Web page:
Tag Archives: hand-dyeing

February project – getting outside with snow dyeing


This month’s project came about literally by accident. I had been musing about doing a dyeing project for February but hadn’t gotten to actually doing anything. Last Saturday, I took a workshop on hand-embroidery at my favourite local fabric store and was chatting with the instructor, Pat Caffery, after the class. She mentioned that she hand-dyes much of the fabric she uses for her embroidery. When I expressed that I too was interested in fabric dyeing, she asked me if I had ever tried snow-dyeing?All I needed was snow, fabric dye and a plastic container with a lid.

One thing we’ve got lots of this year is snow. We haven’t broken any snow fall records, but it’s been very cold – no February thaw in Eastern Ontario. What’s fallen from the sky has stayed on the ground. Everyone, myself included, is more than a bit tired of winter. Snow-dyeing sounded like a good excuse to get outside and a lot more fun than shovelling.

I had all the supplies on hand, so as soon as I got home, I pulled on my boots and parka and headed outside. It was dark outside, but there was enough light from our house and our neighbour’s to work more (not so great for photos), plus lots of fluffy white snow within reach.

I decided to dye an old white t-shirt and a piece of fabric that was part of a failed shibori dyeing experiment last summer (I was trying for an indigo effect but the end result was a muddy, washed out blue).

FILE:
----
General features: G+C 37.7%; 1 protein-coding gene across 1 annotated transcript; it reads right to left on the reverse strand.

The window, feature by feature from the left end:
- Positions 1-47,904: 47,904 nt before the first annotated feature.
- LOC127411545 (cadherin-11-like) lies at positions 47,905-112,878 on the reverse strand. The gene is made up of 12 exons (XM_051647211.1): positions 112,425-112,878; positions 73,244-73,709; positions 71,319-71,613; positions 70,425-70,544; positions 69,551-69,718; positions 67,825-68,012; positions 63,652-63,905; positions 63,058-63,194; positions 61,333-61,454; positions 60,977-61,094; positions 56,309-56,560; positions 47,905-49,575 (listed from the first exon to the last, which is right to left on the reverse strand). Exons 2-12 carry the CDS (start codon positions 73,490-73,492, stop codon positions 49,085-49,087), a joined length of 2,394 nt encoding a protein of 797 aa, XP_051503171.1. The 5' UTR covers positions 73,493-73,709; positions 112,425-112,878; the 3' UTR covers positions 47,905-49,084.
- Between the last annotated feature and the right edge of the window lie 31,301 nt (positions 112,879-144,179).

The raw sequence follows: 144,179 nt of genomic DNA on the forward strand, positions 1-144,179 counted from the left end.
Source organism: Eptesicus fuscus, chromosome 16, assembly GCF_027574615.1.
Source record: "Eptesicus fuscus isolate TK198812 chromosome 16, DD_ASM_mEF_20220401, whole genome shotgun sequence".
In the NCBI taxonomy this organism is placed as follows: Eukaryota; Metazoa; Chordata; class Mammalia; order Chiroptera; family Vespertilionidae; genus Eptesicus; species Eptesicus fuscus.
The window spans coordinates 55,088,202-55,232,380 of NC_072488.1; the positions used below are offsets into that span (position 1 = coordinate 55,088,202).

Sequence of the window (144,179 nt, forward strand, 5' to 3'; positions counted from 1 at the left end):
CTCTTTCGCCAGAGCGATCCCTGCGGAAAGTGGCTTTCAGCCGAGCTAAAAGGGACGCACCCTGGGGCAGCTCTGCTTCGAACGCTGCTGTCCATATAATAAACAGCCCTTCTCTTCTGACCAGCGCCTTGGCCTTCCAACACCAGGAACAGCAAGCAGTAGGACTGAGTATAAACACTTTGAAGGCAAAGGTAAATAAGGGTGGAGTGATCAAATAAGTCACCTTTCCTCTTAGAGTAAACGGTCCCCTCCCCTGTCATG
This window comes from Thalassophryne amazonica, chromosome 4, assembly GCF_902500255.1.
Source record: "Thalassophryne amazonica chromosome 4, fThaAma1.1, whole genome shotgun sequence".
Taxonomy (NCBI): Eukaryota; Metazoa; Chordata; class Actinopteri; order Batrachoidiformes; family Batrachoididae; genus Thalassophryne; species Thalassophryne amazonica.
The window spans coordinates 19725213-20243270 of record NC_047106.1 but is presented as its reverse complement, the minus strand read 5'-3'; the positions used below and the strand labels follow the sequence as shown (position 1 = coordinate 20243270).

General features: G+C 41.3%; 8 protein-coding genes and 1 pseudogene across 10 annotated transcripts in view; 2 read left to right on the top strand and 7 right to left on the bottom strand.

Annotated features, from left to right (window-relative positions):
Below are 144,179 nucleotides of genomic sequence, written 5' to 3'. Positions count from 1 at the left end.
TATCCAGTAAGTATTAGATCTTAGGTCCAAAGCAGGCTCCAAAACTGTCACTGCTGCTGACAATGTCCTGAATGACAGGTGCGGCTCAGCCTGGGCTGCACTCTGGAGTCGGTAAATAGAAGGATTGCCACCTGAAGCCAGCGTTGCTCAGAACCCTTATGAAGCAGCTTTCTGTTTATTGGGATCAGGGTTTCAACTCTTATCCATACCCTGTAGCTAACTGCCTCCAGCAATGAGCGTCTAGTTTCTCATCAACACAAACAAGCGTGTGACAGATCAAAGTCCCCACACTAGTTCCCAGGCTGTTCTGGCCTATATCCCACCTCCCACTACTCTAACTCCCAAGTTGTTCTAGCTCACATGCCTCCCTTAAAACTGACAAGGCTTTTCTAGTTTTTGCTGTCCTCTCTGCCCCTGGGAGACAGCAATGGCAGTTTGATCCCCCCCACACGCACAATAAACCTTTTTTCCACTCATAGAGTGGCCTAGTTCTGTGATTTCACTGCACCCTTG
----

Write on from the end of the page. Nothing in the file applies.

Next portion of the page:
There aren’t really any directions to snow dyeing. Cathy at Orange Octopus has a post that walks through the various steps. Like many hand dyeing practitioners, she recommends pre-washing the article to be dyed with soda ash, to help set the colour. Since both pieces had been previously washed, I rinsed then out under the tap and made sure they were well wrung out. I folded up the fabric into loose pleats, but I didn’t worry about doing anything fancy with the t-shirt – just arranged it on the bottom of the plastic box.



The great thing about snow-dyeing is that it’s easy and self-contained. As long as you use rubber gloves, it’s practically mess-less (I couldn’t find mine, so I had purple fingers for 24 hours). I used a combination of powder and liquid dye – indigo, turquoise, fuchsia and purple. I filled up the containers, dumped the dye on top, and closed them up.



The trick to snow-dyeing is to let the containers sit inside for 24 hours –  a bit challenging, if you’re like me and impatient.


I broke down and opened up the shoe boxes after 23 hours (it was Sunday evening and I wanted to finish up before supper). I don’t think the extra hour would have made much difference in terms of the end result.

For the t-shirt, I used a combination of all four colours. The purple dye was an after thought and I probably added more than necessary. Plus, it was in powder form and would have been much more concentrated than the other colours. Although purple is the predominant colour, there’s a great marbling effect on the shirt. It’s subtle but very pretty. Next time, I’ll use less dye.





I used primarily liquid fuchsia dye for the piece of material and a sprinkling of the purple powdered dye. The colour isn’t as intense as with the t-shirt (confirming my suspicions that it’s a blend of some sort). However, it’s much more interesting than it was before and the flower pattern on the fabric is much more visible.



I’m not sure what I’ll do with it – I’ve got about 2.5 metres, which would be more than enough to make a muslin for Grainline Studio’s Scout tee.

So a big yes to snow-dyeing. Given how much snow we have (with more on the way), I plan on playing around with different colour combinations. I found a white knit cardigan at the thrift store this week and it’s currently marinating in pink, bright blue, violent and indigo dye (so far, I find the liquid easier to work with, but fabric artists prefer powdered dyes).


As for the March project, I’m more organized this time and it’s ready to go. It will include hand-embroidery, so I can practice my newly acquired skills.